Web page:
When you think you’ve seen it all

Olivia Fowler

Olivia Fowler

On The Way

By Olivia Fowler

If while traveling in a vehicle the interior becomes too hot for comfort, the air conditioner can be turned on. Under ordinary circumstances the vents can be adjusted for the desired air flow, and a cool comfortable trip is guaranteed.

Only cool air should stream from the vents. Under no circumstances should pieces of acorns shoot out. We take so much for granted in our high-tech world that when there is a hitch in the smooth operation of our machines we are appalled.

Now you may ponder the puzzle of how acorn shards have come to be in places they have no business being.

And, should a person open the glove compartment of the vehicle to consult the owner’s manual, that person might discover a nest inside, made of insulation and shredded carpet.

It is a bad situation.

Upon removal of the nest, other evidence may be discovered indicating the presence of wildlife.

After the acorn shards are painstakingly removed from the air vents (a pair of tweezers has been found to be effective) the hood may be popped open. Not surprisingly, piles of gnawed acorns may be seen on every available space.

Google advises mixing rosemary oil with mint oil and one other ingredient to spray under the hood and beneath the vehicle.

But some people go to Lowe’s and search for rodent repellant instead.

While in Lowe’s other people may be encountered in the aisle where fire ant and other pest control substances can be found.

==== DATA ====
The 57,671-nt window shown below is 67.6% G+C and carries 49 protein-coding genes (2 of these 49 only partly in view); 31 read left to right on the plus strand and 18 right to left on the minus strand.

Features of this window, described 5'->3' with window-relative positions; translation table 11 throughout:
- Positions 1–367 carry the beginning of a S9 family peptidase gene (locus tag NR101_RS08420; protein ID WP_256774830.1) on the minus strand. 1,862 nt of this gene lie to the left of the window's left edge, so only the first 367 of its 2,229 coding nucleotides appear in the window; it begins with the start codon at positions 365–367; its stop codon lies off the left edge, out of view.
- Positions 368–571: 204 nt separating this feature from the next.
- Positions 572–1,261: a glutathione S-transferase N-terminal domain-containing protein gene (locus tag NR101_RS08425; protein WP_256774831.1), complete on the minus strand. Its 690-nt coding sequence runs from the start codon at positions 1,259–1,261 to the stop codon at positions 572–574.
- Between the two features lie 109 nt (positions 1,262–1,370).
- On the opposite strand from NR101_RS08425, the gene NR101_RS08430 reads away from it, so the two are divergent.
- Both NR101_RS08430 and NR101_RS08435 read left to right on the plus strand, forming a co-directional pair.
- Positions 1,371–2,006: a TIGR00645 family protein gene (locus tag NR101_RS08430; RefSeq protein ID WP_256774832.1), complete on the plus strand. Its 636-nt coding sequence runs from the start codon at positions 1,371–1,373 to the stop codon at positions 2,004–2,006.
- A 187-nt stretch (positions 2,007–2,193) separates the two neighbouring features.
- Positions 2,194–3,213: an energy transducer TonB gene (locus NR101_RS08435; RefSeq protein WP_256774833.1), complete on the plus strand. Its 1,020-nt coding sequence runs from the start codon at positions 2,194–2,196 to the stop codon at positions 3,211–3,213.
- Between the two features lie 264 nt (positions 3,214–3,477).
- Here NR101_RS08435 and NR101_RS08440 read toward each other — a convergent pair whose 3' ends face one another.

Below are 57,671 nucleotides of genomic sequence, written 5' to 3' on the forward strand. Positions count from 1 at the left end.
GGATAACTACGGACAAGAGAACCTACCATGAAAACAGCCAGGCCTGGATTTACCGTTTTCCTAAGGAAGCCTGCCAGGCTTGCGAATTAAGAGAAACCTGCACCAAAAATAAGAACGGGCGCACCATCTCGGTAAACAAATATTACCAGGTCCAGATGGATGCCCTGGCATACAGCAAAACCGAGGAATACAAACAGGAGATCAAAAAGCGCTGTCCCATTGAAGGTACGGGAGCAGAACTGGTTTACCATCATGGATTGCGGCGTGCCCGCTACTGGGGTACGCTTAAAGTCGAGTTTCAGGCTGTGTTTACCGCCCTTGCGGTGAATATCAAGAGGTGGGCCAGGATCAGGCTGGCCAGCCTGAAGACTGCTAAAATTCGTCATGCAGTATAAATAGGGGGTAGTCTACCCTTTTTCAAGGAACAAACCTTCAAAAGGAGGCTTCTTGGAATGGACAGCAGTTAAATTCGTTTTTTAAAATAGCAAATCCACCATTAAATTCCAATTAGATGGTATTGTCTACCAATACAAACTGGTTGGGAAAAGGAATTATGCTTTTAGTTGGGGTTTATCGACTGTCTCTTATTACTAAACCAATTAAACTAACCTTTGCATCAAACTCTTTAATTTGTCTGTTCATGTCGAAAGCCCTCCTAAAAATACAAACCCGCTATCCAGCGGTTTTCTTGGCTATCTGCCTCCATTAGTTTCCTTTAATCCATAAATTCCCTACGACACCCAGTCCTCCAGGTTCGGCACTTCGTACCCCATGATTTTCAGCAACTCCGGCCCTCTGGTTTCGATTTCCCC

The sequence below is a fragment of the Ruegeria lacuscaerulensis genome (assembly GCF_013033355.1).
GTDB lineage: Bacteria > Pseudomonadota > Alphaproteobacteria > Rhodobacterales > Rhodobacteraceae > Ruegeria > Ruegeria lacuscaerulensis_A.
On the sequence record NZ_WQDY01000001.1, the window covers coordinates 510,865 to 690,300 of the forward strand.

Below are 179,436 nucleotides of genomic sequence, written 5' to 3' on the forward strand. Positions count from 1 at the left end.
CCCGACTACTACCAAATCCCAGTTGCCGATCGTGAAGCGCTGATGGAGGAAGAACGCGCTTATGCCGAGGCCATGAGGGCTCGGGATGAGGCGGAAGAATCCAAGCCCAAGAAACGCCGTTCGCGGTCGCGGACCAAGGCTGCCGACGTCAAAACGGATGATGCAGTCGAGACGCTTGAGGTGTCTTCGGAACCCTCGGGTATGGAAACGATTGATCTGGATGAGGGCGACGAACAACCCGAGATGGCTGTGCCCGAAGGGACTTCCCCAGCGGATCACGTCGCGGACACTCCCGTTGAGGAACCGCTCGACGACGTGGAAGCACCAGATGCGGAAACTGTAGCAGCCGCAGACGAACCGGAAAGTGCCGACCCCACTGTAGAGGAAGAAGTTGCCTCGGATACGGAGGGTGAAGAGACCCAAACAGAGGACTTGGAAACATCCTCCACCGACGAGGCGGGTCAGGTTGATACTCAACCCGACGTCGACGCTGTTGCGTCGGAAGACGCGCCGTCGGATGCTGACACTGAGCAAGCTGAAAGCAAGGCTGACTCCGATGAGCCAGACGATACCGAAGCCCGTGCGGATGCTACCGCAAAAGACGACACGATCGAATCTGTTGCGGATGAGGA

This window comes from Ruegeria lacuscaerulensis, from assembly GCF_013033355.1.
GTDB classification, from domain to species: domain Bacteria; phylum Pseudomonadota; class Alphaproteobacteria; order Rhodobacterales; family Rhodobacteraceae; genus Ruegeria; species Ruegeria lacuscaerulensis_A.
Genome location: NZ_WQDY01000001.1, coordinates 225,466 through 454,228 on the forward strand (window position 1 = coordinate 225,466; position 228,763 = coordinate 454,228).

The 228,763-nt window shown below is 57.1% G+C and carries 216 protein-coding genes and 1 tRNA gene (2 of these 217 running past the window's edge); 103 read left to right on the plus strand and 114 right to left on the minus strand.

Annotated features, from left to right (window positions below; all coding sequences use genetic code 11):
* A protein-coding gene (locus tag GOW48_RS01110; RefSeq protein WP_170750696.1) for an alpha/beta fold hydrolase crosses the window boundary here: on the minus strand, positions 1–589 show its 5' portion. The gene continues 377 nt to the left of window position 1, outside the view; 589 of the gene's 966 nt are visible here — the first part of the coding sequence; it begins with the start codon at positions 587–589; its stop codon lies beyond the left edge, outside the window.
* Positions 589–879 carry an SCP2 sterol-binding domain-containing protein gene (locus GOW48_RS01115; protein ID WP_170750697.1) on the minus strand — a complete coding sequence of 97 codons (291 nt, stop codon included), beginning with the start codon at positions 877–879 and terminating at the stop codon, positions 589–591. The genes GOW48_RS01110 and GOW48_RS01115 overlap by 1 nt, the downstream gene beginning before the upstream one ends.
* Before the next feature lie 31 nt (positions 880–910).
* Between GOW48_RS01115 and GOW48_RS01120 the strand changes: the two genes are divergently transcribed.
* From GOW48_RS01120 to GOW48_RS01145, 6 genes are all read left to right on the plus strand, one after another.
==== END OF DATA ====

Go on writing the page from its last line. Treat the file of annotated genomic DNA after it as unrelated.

When told of the need for rodent repellant and informed of the reason for this need, other people might ask questions, such as, “Where do you live? Way up in the mountains somewhere?”

This other person was very helpful however, in locating a spray bottle of repellant claiming to repel chipmunks, squirrels, rats, mice, possums, and a long list of undesirables.

This repellent was bought and taken home, the hood of the car was raised, and every exposed area beneath it was saturated with the spray. Also sprayed were areas above the tires and beneath the body of the car.

A quick trip to the grocery store was not a pleasant one, as when the air conditioner was turned on an odor vile to the point of causing nausea permeated the interior.

“Perhaps the scent will fade with time,” said one of the more hopeful occupants. And this did happen, although the more pessimistic passenger thought we could no longer detect the smell because our sense of smell had been destroyed.

After a week we kind of forgot about the whole thing, and no more acorns blew from the vents.

And then it was time to have the oil changed prior to a trip.

Fowler ran the car up to Xpress Lube and stood in the waiting room watching through the picture window as the technicians worked.

When they pulled the Buick inside, one of the technicians pushed up the hood, gasped and teetered backwards. He yelled to the other workers, “Come here. There’s something dead in this car.” The other members of the crew hurried over, took a whiff and fell back.

Fowler, watching the whole thing, was laughing so hard he could hardly speak. The attendant hurried into the waiting room and said, “Sir, there’s something dead under your hood.”

Although gasping for breath, Fowler was able to explain about the repellant. The young man said, “Well, I don’t know if it works on squirrels, but I can tell you it repels oil changers.”

Upon reading the fine print on the back of the spray bottle we learned the primary ingredient is dried blood. Absolutely no rosemary or mint oil in it. And it does work, which ultimately was the result we wanted. So, no complaints here. Taking all things into consideration we feel this project can be counted a success, and we recommend this product with no reservations.